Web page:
Most of us are aware by now of the cardiovascular benefits of having fish in the diet. Eating omega-3-rich fish, like salmon, reduces blood pressure and fat accumulation in the arteries. The recommendation from Heart associations is to consume at least two portions of oily fish per week. Is there anything else that is healthy about eating fish? Apparently there is.
Saint Luke’s Mid America Heart Institute in Kansas City conducted a review in 2014 of
Italian studies that strongly suggests that eating oily fish twice-per-week can also help to prevent the development of cancers of the breast, colon, intestine and esophagus. The authors also emphasized the importance of how you prepare the fish for eating. The low risk of developing the afore-mentioned cancers was only apparent when prepared using olive oil and wasn’t fried or preserved with salt.
This makes you wonder, of course, whether there were other factors involved besides the omega 3 in the fish itself creating the lower cancer risk. This being said, the benefits of consuming fish are undeniable on the heart and circulation, and lowering the risk of cancer would certainly be a welcome perk.
Good news for all sedentary middle-aged people! A recent study from the Mayo Medical School in Minnesota analyzed the effect of a three month interval-walking program on peak aerobic capacity (the amount of oxygen consumed per unit of work). Compared to the non-training group, the training group – over three months – increased their peak aerobic capacity by an average of 28 percent. The regimen involved five or more sets of three-minute, low-intensity walking alternated with three minutes of high-intensity walking for an average of four days per week.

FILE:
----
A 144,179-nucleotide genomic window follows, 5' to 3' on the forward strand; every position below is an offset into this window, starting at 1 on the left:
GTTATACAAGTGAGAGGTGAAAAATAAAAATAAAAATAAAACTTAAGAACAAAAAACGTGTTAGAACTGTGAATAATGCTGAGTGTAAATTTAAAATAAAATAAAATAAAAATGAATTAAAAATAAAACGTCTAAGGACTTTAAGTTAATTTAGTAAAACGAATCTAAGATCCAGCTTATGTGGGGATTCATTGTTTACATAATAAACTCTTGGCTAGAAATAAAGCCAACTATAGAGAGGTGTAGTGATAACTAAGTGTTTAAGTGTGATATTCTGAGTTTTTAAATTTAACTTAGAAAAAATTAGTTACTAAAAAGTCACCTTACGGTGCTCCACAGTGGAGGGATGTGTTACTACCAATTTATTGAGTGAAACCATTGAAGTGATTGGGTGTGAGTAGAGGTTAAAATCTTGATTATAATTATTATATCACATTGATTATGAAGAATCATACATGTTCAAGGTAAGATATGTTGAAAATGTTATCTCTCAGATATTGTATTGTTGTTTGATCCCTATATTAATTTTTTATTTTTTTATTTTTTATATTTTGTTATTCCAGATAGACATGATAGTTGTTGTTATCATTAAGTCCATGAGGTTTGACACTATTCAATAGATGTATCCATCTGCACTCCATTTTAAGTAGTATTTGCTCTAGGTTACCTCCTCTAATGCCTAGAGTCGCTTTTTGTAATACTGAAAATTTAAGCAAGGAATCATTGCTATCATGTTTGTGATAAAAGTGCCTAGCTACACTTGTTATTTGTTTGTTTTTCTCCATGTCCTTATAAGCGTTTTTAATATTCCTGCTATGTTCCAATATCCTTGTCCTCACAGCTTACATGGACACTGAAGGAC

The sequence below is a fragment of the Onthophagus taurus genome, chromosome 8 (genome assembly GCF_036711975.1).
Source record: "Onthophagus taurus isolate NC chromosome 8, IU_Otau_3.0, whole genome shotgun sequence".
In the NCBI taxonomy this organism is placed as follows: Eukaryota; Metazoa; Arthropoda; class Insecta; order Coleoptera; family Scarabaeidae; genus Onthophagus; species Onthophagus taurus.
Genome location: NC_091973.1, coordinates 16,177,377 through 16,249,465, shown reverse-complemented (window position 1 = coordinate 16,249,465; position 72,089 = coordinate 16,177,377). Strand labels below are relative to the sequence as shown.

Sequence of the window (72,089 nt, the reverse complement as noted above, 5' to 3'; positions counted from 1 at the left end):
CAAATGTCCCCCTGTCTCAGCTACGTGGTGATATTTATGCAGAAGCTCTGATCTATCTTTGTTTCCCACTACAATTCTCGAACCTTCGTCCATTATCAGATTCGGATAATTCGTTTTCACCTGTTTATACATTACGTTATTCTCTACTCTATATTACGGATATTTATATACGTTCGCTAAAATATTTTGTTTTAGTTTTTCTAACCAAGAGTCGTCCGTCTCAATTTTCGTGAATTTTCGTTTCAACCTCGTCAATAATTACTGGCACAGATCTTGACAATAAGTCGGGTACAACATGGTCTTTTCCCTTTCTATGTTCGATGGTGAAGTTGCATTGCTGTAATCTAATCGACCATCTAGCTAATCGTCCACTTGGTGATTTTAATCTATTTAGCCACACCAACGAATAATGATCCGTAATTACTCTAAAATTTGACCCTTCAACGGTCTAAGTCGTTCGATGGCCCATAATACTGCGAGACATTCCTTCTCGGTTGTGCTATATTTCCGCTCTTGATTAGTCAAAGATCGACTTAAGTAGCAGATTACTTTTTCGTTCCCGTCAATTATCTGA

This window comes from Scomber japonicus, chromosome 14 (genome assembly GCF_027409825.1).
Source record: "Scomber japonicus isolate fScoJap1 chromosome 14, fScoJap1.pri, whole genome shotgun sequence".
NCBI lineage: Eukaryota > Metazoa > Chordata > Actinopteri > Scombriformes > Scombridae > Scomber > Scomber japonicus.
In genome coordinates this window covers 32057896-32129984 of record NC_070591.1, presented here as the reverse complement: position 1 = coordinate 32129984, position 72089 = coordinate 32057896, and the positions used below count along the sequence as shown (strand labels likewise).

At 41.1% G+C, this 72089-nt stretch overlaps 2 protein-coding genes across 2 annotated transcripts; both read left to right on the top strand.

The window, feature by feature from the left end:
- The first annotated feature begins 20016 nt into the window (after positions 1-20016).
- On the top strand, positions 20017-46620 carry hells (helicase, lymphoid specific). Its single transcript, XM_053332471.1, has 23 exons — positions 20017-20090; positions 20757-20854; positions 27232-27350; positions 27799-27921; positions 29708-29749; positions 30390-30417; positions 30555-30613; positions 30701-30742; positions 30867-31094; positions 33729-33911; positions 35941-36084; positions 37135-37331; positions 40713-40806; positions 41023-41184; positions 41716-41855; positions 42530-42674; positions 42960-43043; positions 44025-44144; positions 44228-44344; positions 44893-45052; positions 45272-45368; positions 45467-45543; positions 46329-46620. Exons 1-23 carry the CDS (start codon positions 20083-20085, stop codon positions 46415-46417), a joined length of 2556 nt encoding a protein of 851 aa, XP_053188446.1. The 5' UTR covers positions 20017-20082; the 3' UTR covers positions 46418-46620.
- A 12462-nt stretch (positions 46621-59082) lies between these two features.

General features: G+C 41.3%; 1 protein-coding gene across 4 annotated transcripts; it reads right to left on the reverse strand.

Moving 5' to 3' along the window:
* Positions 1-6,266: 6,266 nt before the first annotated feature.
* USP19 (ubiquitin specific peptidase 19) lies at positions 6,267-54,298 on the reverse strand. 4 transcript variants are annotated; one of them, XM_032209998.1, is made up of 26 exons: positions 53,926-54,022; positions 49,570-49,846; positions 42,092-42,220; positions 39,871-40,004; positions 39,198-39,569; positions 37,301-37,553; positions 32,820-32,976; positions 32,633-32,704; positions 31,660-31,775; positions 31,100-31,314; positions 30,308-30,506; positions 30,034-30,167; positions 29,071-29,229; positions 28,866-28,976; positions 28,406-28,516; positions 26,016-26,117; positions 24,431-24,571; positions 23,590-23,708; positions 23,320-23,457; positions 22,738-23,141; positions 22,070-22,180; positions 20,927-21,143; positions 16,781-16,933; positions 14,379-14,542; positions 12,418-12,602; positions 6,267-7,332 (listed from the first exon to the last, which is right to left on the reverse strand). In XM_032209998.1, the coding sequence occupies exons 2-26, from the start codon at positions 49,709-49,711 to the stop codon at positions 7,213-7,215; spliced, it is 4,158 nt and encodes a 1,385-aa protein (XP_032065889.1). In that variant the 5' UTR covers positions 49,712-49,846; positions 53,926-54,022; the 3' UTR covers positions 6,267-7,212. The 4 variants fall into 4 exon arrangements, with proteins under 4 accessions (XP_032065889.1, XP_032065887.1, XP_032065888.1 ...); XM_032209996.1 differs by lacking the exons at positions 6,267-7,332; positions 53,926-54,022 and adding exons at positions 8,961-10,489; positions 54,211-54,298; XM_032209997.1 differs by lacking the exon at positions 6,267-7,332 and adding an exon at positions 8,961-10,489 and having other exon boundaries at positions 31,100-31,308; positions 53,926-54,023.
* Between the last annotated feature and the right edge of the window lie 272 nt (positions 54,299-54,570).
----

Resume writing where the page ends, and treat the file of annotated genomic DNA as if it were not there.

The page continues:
Running can also be good for you, but, as the scientists at the Lawrence Berkeley National Laboratory in California found out, although running reduced the risk of heart disease by 4.5 percent in individuals between 18 and 80 over a six-year period, walking reduced the risk of heart disease by 9.8 percent (almost double). So it is safe to say that you “should walk, not run, when you cross the street”. A walking interval-training program is apparently the way to go…so get going!